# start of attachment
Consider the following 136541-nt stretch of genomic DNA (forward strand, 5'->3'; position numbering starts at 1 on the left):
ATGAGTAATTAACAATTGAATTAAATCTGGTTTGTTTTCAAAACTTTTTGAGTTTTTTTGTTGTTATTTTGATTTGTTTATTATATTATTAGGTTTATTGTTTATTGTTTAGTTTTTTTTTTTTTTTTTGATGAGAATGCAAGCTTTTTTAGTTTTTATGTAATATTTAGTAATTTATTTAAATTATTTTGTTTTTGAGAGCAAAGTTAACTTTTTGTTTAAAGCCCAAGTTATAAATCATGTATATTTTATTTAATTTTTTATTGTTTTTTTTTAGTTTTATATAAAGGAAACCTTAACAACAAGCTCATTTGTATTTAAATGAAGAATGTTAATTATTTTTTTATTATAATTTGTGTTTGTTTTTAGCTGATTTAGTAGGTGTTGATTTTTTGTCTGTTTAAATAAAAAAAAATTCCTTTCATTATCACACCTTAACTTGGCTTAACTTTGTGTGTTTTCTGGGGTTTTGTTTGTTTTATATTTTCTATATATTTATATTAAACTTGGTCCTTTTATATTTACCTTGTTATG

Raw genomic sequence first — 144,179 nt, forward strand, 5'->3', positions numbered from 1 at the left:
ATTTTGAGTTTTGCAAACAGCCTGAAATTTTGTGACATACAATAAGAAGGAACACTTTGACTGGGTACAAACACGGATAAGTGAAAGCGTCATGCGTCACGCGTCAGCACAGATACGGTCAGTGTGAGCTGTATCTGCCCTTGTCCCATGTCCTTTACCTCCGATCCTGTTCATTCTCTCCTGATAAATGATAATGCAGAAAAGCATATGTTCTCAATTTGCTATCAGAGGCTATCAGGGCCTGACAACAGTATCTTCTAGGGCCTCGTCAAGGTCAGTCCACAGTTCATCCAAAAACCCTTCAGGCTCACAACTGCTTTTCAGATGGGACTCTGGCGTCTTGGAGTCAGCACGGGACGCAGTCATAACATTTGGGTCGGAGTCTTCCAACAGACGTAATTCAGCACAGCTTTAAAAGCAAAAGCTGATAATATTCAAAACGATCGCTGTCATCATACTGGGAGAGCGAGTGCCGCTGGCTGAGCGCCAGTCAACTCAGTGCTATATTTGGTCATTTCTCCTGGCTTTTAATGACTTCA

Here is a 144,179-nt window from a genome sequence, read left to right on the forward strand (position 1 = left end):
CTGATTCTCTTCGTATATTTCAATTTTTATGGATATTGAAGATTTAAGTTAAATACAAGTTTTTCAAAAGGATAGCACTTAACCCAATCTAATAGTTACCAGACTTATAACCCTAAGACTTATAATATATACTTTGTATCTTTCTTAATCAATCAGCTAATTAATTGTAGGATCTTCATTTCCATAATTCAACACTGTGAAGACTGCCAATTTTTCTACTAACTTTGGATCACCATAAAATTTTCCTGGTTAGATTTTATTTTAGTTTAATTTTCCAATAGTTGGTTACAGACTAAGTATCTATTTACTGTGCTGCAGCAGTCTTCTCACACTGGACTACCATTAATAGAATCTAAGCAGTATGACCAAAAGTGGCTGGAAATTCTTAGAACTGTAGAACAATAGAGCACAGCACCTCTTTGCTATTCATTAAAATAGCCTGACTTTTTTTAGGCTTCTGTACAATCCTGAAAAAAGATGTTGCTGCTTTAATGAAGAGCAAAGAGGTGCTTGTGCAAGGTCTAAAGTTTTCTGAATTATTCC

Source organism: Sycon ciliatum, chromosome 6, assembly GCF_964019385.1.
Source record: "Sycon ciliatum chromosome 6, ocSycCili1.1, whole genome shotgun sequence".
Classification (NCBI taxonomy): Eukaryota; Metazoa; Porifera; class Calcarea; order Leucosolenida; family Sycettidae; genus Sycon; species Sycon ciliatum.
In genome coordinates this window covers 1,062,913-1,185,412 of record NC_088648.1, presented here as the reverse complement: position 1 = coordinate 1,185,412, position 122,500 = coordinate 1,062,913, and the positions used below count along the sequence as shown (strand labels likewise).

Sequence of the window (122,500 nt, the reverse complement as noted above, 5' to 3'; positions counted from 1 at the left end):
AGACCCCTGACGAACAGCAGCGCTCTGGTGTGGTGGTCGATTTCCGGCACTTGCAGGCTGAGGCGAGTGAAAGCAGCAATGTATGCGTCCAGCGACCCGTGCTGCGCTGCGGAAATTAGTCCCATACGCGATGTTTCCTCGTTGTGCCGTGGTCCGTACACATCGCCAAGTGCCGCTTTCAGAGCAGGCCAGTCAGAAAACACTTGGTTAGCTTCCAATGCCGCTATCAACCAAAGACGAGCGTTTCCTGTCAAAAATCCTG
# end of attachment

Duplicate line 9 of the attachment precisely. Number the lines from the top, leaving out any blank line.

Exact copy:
Classification (NCBI taxonomy): Eukaryota; Metazoa; Porifera; class Calcarea; order Leucosolenida; family Sycettidae; genus Sycon; species Sycon ciliatum.